Skift Take

Many destinations in seeking to regulate short-term rentals try to balance the needs of locals with the benefits of tourism. Barcelona has had enough.

Airbnb’s head of policy Jay Carney said recently that New York City Local Law 18 is an example of how not to regulate short-term rentals. But Barcelona officials don’t agree – and think regulations can go further.

Barcelona’s mayor announced Friday that there would be a total ban on short-term rentals in the popular tourism city as of 2029, according to Bloomberg.

The plan calls to cease renewing existing short-term rental licenses and to stop issuing new ones so none will be permitted as of 2029.

Barcelona Mayor Jaume Collboni’s zero tolerance for short-term rentals policy goes way beyond New York City’s Local Law 18. That law requires hosts to be registered but only for stays in their own homes when they are present. The maximum number of guests is two, and these stays can only last for fewer than 30 days.

Barcelona currently has around 10,000 legal rentals in the city, according to the Bloomberg story.

Middle Class Housing Shortage

The mayor complained of rising rents and a housing shortage in the city; he said the situation was so acute that many middle class workers can’t afford to live in the city.

“More supply of housing is needed, and the measures we’re presenting today are to provide more supply so that the working middle class does not have to leave the city because they can’t afford housing,” Collboni was quoted as saying at the press conference. “This measure will not change the situation from one day to the next. These problems take time. But with this measure we are marking a turning point.”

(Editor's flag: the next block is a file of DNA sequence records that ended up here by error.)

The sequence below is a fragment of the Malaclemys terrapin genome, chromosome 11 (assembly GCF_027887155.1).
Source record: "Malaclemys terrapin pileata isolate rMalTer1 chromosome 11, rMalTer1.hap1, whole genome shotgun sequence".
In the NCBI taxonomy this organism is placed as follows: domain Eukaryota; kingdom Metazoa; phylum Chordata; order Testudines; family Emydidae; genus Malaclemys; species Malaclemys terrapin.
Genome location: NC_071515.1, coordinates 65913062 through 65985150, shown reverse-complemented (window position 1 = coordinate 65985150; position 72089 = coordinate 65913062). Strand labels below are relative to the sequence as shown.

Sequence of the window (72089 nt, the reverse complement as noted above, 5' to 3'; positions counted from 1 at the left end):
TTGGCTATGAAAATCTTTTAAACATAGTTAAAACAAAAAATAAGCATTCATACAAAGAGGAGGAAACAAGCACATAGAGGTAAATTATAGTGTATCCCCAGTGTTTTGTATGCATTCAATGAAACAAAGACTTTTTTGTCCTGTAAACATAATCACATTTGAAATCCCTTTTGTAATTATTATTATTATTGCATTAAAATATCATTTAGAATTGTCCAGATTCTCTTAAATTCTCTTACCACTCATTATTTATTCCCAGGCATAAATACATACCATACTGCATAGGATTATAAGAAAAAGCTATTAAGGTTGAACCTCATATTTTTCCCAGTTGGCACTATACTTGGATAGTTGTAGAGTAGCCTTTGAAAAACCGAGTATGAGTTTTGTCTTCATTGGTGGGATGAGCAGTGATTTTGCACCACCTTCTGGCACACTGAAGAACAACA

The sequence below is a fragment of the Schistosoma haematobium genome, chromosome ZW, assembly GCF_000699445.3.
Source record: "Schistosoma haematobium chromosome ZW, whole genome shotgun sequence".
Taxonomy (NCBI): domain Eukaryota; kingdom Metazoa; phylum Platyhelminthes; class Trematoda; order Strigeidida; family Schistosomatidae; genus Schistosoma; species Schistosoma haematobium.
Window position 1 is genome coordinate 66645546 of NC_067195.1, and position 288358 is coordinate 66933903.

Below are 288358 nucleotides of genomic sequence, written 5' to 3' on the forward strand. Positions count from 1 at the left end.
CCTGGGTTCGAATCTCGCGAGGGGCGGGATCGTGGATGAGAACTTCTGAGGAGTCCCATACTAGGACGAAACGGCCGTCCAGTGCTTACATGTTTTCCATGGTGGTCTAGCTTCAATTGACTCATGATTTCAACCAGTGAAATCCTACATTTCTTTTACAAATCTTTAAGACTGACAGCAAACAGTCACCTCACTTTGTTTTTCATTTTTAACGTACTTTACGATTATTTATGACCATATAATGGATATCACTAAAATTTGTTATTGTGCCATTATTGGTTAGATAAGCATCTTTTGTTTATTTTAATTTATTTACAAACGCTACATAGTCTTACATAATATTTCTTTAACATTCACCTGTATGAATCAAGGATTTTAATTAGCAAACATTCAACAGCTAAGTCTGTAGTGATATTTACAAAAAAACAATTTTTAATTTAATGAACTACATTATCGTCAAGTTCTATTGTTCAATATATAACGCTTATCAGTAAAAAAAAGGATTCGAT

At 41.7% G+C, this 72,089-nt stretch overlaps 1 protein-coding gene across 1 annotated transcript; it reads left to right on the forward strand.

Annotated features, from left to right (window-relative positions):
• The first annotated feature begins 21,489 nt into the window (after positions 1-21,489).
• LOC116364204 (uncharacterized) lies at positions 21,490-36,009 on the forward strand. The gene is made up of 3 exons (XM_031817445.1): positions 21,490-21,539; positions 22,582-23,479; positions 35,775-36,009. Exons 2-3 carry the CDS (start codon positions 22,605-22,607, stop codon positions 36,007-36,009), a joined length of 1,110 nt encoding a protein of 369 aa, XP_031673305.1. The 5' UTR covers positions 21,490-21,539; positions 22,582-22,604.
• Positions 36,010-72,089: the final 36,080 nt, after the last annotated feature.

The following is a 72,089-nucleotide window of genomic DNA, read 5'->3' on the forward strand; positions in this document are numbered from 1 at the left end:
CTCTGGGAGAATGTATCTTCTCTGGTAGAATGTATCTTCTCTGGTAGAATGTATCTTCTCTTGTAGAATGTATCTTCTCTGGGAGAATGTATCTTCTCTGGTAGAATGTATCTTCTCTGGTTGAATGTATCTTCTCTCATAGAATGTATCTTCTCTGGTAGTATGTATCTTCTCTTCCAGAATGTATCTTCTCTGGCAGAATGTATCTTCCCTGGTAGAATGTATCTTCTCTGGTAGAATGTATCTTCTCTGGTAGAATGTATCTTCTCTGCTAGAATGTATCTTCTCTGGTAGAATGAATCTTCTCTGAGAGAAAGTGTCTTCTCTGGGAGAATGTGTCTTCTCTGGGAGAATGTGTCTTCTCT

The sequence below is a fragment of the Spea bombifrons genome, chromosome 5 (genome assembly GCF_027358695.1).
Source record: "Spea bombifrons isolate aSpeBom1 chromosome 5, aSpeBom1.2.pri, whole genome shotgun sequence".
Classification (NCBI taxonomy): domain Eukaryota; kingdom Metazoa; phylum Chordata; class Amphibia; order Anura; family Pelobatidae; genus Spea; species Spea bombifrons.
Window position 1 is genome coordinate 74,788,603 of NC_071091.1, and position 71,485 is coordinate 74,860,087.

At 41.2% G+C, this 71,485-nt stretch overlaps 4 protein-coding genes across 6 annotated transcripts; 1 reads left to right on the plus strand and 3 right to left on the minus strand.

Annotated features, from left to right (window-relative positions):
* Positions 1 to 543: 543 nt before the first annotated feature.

Anna Monreal, a food sector executive who lives in Barcelona and previously worked in tourism, said she supports the mayor’s efforts because house prices and rentals have increased rapidly in the last two years, in particular, making it hard for locals to actually live locally.

She said the ban could lead to an increase in quality tourism, something the city needs to focus on due to large crowds and low spending.

Henrik Kjellberg, Group CEO at property manager Awaze Group, headquartered in the UK, said the announcement took him by surprise.

“I agree it is important to focus on sustainable tourism,” Kjellberg told Skift. “But this is likely an overreaction. However, I believe all vacation rental companies need to work with not just the legislators but also with local constituents to explain how we add value. At Awaze, we have long realized one way to add value is to get people to less frequented places. This is why we focus on rural not urban destinations.”

Airbnb declined to comment on the Barcelona ban.

A Booking.com spokesperson would only say that the company “will work to comply” with the law.

Short-term rentals, including Airbnbs, have been a flash point in Barcelona. The city has seen many protests against short-term rentals and unfettered tourism.

The number of short-term rentals in Barcelona may actually be much higher than the 10,000 registered rentals that Bloomberg cited.

The number of short-term rentals on Airbnb alone in March was around 15,600 properties with 54,000 rooms, according to tourism data analytics firm Mabrian.

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Tags: airbnb, awaze, barcelona, online travel newsletter, overtourism, regulation, short-term rentals

Photo credit: A man passes by a tourist shop in Barcelona. Skift

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